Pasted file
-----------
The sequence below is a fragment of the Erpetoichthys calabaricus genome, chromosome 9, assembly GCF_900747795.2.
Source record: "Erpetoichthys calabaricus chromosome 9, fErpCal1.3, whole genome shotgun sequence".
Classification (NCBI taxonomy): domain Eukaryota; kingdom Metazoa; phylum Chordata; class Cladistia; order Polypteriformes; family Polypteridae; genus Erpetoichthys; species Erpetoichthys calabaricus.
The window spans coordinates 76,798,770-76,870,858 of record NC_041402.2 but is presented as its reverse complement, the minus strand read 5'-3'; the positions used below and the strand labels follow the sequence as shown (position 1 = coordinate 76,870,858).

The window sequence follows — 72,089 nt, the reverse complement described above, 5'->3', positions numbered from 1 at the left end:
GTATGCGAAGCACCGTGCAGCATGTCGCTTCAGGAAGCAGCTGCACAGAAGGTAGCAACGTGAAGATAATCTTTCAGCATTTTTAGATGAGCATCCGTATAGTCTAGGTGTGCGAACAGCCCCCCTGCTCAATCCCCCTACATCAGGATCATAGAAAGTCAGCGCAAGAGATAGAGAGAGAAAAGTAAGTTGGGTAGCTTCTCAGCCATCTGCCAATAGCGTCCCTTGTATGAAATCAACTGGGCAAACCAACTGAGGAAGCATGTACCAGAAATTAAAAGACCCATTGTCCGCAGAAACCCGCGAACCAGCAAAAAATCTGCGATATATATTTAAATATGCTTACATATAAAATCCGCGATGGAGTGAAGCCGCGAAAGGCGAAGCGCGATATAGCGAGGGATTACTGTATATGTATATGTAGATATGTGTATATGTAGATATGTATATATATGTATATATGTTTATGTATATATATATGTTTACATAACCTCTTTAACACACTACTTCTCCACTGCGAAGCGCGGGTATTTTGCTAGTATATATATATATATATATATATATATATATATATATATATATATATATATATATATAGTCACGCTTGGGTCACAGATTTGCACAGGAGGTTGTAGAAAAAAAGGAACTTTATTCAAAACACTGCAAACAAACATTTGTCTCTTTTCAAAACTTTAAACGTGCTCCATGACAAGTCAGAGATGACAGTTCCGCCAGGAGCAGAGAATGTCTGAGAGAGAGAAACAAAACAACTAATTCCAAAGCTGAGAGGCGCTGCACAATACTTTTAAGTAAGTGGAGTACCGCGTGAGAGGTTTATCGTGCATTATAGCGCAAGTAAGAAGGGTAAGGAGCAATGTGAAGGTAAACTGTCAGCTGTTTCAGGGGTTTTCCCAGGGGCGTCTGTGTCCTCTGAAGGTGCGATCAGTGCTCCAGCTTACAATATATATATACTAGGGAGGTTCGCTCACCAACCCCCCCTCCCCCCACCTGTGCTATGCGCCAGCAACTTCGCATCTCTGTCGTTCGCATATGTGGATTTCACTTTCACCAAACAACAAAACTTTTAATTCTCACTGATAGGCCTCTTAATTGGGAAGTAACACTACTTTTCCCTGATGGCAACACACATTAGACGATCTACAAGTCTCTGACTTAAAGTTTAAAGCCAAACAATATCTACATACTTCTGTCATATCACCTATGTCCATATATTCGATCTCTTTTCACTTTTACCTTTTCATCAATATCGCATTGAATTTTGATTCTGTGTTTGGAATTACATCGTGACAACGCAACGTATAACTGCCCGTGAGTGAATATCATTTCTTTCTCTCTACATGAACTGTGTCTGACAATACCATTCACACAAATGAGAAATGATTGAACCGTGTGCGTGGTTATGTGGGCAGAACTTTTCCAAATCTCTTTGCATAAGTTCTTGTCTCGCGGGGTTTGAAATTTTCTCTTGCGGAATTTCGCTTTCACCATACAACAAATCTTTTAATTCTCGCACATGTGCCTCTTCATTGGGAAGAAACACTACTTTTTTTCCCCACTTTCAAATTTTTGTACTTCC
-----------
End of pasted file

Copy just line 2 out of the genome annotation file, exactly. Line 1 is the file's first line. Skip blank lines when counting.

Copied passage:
Source record: "Erpetoichthys calabaricus chromosome 9, fErpCal1.3, whole genome shotgun sequence".